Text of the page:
Risk and uncertainty
All organisations face uncertainty on a daily basis. The outcomes of events can be either positive or negative, and are usually a mix of both, to varying degrees. There will be a range of implications for your organisation, whatever the outcome. So it's a good idea to plan for the risks of success as well as for possible problems.
What is risk?
Risk is often described as the danger of something going wrong, but this is only half the story. Most risk management experts now consider risks to be potentially good as well as potentially bad.
Focusing on uncertainty to manage risk
Managing all unknowns with one approach can enable organisations to be better prepared for what might happen. It is likely to be more effective than focusing only on the negative. A good risk management programme can help you to seize opportunities as well as prevent disasters or deal with a crisis.
For example, in setting up a new helpline, there will be uncertainty about the take up of the service. It might receive more calls than expected but as a result, user satisfaction may be poor, as callers face a long wait for an operative. Or perhaps the service has low take up, but this could provide capacity to hone helpline procedures and invest time in promotional work.
A step-by-step guide to managing risk
1. Explore areas of uncertainty for your organisation , looking at different elements of your work in turn, to identify possible risks. Consider the possible consequences of success as well as potential problems.
2. Assess how likely and serious the risks are. To identify the impact of a risk, try to consider all the possible consequences it would cause, both positive and negative. It might be useful to give each risk a score, say out of three, for likelihood and for impact, and to plot them on a 3x3 matrix.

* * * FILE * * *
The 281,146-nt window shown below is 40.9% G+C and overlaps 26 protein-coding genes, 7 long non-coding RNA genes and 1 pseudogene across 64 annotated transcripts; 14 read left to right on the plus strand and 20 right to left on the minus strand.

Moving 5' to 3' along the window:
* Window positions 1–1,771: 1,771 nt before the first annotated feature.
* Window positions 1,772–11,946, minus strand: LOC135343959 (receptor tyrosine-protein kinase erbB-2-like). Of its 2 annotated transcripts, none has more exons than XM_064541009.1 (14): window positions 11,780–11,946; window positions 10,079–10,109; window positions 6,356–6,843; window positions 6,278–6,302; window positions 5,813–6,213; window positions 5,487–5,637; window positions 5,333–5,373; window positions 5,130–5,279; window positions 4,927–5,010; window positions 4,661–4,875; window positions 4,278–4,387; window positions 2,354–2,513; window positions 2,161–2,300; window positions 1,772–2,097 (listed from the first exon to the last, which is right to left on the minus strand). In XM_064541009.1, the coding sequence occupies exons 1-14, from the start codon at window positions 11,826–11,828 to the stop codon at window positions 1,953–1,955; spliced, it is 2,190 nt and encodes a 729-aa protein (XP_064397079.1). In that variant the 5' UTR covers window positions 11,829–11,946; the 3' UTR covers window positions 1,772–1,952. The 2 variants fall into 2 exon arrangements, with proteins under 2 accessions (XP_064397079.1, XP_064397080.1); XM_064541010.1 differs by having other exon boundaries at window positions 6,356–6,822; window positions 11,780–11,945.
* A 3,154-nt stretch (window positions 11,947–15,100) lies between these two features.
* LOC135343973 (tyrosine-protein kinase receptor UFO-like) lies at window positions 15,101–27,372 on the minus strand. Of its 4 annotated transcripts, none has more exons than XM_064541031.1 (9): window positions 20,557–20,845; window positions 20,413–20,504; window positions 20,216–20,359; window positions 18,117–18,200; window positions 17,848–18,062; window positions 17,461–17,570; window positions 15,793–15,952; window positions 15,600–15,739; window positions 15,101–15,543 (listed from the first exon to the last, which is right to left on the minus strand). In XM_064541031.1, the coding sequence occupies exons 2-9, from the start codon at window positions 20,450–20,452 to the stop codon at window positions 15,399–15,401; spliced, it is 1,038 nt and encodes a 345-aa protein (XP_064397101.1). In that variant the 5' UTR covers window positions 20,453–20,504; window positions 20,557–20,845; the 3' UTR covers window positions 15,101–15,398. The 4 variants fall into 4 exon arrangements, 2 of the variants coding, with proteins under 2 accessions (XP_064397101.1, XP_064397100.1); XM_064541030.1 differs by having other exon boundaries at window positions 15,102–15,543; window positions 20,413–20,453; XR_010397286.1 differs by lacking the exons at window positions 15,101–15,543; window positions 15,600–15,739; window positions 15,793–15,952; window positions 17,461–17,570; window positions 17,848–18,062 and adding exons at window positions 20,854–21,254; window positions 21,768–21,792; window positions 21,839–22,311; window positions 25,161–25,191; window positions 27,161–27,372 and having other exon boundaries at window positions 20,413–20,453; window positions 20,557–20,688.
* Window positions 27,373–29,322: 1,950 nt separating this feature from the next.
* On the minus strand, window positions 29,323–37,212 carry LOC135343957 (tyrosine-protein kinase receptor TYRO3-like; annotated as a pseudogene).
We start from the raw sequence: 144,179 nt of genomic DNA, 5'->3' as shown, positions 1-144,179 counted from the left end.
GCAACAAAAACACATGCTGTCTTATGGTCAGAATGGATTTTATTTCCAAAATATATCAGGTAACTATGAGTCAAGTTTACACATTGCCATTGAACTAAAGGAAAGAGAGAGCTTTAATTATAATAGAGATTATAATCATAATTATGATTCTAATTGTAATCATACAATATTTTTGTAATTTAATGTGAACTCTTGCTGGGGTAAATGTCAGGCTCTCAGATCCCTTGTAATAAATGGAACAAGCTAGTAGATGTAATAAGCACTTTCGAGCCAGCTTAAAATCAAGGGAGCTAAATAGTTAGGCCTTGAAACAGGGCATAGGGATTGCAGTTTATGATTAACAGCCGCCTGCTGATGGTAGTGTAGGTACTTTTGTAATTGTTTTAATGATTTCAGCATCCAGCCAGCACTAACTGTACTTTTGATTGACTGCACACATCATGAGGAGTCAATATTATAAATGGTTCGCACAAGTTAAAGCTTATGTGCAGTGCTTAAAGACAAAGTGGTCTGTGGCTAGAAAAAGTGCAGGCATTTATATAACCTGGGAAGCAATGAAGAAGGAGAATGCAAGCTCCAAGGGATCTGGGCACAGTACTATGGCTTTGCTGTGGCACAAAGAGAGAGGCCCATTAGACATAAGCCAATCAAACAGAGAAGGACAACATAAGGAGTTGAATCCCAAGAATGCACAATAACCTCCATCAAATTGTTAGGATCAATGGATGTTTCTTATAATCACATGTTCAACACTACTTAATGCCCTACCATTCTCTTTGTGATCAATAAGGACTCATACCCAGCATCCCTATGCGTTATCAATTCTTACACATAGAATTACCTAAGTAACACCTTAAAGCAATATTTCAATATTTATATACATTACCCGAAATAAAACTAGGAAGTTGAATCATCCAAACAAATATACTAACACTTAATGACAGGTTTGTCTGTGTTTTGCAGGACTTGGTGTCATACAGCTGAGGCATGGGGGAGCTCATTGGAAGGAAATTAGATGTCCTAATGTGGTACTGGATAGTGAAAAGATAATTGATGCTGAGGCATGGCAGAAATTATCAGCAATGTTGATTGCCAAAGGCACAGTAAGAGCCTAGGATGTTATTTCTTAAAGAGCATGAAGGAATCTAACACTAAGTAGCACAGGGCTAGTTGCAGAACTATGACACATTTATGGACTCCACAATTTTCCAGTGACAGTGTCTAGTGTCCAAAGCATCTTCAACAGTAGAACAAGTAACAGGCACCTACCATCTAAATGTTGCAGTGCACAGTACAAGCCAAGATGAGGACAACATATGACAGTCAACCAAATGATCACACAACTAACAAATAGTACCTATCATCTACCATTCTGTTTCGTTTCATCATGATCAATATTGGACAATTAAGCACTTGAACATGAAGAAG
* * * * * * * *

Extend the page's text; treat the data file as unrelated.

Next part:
3. Prioritise your risks. It's impossible to manage every risk your organisation will face, so use the analysis of likelihood and impact in step 2 to make your choice. It's better to manage properly the most serious risks than to manage a full list weakly.
4. Agree appropriate measures to avoid or manage the risks . This could involve one or more of these responses:
- preventing the risk
- minimising its impact
- transferring the risk to a third party
- planning contingencies in case the risk happen
- accepting the consequence
Whatever you decide, you should record your plans and make sure you have the resources to implement them.
5. Design a process for monitoring and reviewing your key risks and associated plans . Risks may come and go, or their likelihood or potential impact could change, so your risk management plan needs to stay relevant. It's a good idea to tie this monitoring and review process into your strategic thinking and operational planning.
6. Communicate your risk management plan. Make sure everyone in your team is aware of their responsibilities and is supported in implementing them. Consider others who could benefit from knowing how you deal with risks. For example, users may have more faith in your services if they are aware of your risk management policies and potential funders will also be looking for reassurance that their money is in good hands.
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